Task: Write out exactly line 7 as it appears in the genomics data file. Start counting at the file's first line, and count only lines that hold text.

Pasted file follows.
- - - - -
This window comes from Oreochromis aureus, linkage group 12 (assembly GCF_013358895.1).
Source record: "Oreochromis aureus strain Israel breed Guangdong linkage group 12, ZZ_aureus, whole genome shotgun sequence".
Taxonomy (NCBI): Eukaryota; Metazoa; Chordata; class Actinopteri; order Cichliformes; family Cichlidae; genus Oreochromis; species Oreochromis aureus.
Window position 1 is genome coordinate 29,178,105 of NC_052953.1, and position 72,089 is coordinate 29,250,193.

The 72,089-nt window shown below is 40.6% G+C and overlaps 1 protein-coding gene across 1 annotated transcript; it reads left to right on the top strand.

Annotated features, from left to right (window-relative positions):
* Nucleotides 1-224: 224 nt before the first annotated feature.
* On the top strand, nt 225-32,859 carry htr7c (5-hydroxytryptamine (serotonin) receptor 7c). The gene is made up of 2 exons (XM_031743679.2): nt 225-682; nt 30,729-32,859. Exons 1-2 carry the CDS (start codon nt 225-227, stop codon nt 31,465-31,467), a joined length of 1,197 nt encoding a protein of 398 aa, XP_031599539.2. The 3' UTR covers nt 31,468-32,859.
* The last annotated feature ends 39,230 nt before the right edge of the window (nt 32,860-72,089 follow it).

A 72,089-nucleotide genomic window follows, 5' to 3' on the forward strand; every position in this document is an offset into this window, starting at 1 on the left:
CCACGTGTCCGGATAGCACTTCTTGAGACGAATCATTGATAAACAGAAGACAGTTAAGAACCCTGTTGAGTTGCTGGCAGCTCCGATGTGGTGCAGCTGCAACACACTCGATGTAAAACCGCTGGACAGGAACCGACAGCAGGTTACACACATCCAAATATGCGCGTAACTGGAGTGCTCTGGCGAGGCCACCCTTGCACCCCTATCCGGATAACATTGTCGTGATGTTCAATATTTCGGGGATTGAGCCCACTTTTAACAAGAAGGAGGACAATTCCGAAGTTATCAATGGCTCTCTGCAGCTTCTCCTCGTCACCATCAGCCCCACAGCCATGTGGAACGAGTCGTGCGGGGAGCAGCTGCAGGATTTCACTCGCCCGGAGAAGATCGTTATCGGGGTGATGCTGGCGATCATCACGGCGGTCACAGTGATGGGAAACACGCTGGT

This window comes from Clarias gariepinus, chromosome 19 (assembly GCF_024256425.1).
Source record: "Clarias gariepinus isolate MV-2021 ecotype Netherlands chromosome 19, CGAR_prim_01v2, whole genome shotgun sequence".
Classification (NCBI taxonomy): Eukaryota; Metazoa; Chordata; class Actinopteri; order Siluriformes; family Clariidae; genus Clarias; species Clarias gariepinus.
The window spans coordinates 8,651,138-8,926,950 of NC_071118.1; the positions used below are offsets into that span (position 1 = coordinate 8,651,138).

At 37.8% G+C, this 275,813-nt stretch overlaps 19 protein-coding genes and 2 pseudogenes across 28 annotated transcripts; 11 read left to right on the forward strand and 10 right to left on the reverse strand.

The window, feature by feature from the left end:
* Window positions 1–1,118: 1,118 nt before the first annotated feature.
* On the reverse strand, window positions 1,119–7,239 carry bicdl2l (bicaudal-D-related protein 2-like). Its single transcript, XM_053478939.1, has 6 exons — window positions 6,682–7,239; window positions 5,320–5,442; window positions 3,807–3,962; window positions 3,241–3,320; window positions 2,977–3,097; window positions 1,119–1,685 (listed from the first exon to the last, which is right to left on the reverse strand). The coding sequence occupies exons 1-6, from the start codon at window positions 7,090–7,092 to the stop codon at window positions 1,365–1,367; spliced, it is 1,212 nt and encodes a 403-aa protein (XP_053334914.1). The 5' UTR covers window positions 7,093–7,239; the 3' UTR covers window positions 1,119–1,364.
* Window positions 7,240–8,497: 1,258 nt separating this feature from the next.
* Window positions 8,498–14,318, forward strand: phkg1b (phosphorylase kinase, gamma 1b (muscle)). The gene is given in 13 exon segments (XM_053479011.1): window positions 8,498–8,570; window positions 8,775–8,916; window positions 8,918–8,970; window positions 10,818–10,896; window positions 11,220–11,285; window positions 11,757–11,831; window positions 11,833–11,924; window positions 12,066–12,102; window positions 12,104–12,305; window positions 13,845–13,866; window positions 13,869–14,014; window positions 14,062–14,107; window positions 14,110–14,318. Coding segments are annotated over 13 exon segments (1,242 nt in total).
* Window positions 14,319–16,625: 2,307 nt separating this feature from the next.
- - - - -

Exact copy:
* Nucleotides 1-224: 224 nt before the first annotated feature.